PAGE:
Tuesday, September 29, 2020
MOJ readers: please nominate a law-and-religion paper, and/or tell others about nominating!
The Association of American Law Schools (AALS) Section on Law & Religion seeks nominations for the Harold Berman Award for Excellence in Scholarship. This annual award recognizes a paper that “has made an outstanding scholarly contribution to the field of law and religion,” in the words of the prize rules. To be eligible, a paper must be published between July 15, 2019 and July 15, 2020. The author must be “a faculty member at an AALS Member School with no more than 10 years’ experience as a faculty member.” Fellows are eligible, and self-nominations are accepted. Nominations should include the name of the author, the title of the paper, a statement of eligibility, and a brief rationale for choosing the paper for the award.
Nominations should be sent to Thomas C. Berg (tcberg at stthomas dot edu), Chair of the Berman Prize Committee, by October 9, 2020. The winner will receive an award plaque and be recognized at the section’s program at the AALS annual meeting in January 2021.
Tuesday, August 25, 2020
There was nothing surprising about the [Espinoza] decision, and it changed little; it was the inevitable next link in a long chain of decisions. To those observers still attached to the most expansive rhetoric of no-aid separationism, it is the world turned upside down.
But the Court has been steadily marching away from that rhetoric for thirty-five years now. The more recent decisions, including Espinoza, do a far better job than no-aid separationism of separating the religious choice and commitments of the American people from the coercive power of the government. And that is the separation that is and should be the ultimate concern of the Religion Clauses—to minimize the government’s interference with or influence on religion, and to leave each American free to exercise or reject religion in his or her own way, neither encouraged by the government nor discouraged or penalized by the government.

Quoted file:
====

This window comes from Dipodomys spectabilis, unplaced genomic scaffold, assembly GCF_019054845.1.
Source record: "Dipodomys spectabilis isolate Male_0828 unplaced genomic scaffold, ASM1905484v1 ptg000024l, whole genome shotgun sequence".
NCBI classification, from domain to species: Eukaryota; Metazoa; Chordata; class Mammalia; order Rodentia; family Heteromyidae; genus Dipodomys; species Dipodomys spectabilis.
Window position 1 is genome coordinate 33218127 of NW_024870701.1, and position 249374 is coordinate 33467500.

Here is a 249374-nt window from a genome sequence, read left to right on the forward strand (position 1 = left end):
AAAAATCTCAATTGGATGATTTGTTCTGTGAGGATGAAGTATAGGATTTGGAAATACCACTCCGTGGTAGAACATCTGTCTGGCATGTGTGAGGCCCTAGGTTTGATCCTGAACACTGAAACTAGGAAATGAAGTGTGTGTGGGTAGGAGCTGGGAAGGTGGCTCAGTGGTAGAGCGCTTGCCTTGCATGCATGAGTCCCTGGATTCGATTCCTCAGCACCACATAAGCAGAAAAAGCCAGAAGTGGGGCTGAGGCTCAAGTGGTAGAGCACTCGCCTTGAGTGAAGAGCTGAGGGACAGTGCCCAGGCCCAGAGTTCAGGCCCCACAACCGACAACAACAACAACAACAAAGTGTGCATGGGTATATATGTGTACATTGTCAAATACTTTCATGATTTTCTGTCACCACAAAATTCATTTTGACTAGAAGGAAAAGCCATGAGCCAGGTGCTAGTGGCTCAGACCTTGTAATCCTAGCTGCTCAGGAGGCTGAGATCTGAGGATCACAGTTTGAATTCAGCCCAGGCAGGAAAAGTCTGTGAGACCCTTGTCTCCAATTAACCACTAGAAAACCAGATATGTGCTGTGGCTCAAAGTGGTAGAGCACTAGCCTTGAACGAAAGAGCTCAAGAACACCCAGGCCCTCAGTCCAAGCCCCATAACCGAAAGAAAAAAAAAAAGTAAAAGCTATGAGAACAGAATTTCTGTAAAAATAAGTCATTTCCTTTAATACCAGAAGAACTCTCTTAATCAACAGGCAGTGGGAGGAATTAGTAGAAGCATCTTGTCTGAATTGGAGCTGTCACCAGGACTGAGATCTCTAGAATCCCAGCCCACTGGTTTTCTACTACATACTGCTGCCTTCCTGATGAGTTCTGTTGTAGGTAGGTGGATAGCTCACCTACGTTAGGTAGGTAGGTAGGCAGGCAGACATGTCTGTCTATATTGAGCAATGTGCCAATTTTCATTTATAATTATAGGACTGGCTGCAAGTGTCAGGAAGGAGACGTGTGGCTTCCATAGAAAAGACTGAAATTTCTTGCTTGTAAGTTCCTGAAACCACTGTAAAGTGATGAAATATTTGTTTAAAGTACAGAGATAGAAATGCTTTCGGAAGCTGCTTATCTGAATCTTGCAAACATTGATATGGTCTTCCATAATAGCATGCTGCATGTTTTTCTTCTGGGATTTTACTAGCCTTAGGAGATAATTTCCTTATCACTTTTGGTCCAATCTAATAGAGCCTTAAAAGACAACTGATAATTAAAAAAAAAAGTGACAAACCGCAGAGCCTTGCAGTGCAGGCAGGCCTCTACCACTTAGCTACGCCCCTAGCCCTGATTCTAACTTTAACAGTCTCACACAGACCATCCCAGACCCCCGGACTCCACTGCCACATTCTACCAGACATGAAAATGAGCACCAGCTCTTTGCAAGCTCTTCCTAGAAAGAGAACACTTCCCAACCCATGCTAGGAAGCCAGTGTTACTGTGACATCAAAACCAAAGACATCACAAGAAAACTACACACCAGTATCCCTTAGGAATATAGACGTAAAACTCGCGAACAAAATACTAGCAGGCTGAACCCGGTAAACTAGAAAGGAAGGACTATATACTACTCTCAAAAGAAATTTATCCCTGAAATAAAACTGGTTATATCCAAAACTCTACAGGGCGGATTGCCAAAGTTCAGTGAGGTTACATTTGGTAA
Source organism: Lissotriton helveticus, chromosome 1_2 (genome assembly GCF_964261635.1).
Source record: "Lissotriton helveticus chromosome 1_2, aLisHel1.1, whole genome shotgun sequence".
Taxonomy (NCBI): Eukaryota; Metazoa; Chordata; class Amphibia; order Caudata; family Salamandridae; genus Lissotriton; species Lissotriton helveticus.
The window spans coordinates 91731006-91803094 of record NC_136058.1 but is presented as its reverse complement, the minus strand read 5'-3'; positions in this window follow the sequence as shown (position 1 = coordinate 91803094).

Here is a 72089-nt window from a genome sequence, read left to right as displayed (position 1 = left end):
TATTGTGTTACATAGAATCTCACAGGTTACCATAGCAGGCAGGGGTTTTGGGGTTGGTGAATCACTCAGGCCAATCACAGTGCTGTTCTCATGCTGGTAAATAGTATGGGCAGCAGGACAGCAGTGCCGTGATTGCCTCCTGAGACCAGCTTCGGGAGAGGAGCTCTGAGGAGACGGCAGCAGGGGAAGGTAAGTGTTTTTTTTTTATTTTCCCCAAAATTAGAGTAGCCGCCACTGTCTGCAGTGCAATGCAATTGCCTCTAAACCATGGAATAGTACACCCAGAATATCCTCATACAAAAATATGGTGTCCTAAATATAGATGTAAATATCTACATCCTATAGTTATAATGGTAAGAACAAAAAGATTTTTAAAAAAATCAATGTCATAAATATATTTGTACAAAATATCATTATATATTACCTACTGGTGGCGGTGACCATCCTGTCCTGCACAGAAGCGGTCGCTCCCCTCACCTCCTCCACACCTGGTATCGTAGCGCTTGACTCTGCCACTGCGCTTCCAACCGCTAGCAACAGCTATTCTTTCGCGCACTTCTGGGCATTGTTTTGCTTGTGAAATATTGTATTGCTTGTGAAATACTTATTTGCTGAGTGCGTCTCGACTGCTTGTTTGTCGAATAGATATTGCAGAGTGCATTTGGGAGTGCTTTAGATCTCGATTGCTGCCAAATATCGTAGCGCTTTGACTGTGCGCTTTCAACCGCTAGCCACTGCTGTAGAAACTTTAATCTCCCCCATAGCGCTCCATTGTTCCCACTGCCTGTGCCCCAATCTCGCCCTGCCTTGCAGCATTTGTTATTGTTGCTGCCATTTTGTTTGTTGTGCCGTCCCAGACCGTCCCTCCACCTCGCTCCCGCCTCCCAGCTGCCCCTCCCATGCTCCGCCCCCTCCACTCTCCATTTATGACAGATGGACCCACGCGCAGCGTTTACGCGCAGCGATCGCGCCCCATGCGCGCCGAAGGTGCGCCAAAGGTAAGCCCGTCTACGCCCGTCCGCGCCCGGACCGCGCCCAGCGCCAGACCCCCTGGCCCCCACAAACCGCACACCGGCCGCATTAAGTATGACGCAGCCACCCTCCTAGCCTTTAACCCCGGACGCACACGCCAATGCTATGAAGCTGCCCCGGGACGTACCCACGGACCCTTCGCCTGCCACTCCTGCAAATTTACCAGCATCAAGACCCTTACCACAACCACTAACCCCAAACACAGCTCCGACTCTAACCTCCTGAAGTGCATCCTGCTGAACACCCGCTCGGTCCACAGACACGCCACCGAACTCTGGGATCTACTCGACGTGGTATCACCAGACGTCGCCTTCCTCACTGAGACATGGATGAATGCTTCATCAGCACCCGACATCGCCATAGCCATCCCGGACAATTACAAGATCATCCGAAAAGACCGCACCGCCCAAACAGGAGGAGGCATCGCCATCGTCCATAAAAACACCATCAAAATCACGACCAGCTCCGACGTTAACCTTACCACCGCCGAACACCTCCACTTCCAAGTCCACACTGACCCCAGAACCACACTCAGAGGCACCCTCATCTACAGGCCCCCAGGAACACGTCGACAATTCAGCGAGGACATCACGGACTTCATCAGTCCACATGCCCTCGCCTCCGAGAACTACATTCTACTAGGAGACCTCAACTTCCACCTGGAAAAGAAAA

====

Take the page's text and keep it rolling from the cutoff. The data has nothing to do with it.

Tuesday, August 18, 2020
I've posted two pieces on SSRN discussing religious freedom and its connection with my current interest, political and cultural polarization.
The first is "'Christian Bigots' and 'Muslim Terrorists': Religious Liberty in a Polarized Age," forthcoming as a chapter in a new book from Routledge Publishers. Unfortunately, the publisher locks up chapters and won't allow free posting of drafts. But any reader interested in a draft is welcome to write me at tcberg at stthomas dot edu.